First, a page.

• Christies auction house James Christie logo

    Sale 1915

    Antiquities

    6 December 2007, New York, Rockefeller Plaza

  • Lot 103

    A CORINTHIAN BLACK-FIGURED ALABASTRON

    CIRCA 620-590 B.C.

    Price Realised  

    Estimate

    A CORINTHIAN BLACK-FIGURED ALABASTRON
    CIRCA 620-590 B.C.
    With Typhon facing right, wearing a small cap and a short-sleeved chiton, with long hair and a beard, his sickle-shaped wings upraised, a snaky tail emanating from his slender waist, curving forward then back and tapering to a hooked point, a large swan facing right below the handle; with incised rosettes in the field, tongues on the neck, a large petalled rosette on the base and mouth, dots along the rim
    6 9/16 in. (16.6 cm.) high


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    According to Hesiod (Theogony 820-822), the monster Typhon was the offspring of Earth and Tartaros, born after the defeat of the Titans. Zeus attacked him with his thunderbolts and cast him into Tartaros, where he came to be associated with volcanic forces.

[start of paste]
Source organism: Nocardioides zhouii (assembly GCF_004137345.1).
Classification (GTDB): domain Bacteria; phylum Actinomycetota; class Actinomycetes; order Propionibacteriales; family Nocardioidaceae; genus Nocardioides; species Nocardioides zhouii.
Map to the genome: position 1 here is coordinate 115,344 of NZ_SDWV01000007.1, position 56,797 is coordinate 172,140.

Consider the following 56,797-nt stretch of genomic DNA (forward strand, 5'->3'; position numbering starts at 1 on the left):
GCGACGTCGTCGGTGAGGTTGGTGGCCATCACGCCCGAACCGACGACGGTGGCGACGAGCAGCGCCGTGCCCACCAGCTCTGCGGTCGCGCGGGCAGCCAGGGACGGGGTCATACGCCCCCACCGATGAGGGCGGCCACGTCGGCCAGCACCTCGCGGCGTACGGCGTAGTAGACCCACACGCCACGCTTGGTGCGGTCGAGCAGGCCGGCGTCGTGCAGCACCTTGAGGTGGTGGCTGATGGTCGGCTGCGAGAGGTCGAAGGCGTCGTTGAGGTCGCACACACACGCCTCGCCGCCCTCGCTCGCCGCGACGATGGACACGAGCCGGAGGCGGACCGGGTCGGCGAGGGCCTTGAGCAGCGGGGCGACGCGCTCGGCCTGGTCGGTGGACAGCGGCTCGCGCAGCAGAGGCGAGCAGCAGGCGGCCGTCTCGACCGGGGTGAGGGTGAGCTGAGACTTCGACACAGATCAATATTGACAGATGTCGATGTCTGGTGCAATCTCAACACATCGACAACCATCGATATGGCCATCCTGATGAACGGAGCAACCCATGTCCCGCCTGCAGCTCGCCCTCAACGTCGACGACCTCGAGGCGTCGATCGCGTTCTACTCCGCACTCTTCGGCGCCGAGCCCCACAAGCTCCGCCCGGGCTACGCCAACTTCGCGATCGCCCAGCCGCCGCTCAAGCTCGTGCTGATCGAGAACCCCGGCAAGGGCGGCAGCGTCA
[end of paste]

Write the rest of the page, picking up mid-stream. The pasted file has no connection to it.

Hesiod describes him as having a hundred heads growing from his shoulders. In the Archaic Period, he is shown with a single bearded head and a winged torso tapering to the coil of a snake, as here. For other Corinthian alabastra depicting Typhon see nos. 1-10 in Touchefeu-Meynier, "Typhon" in LIMC.

    Provenance

    London Art Market, 1992.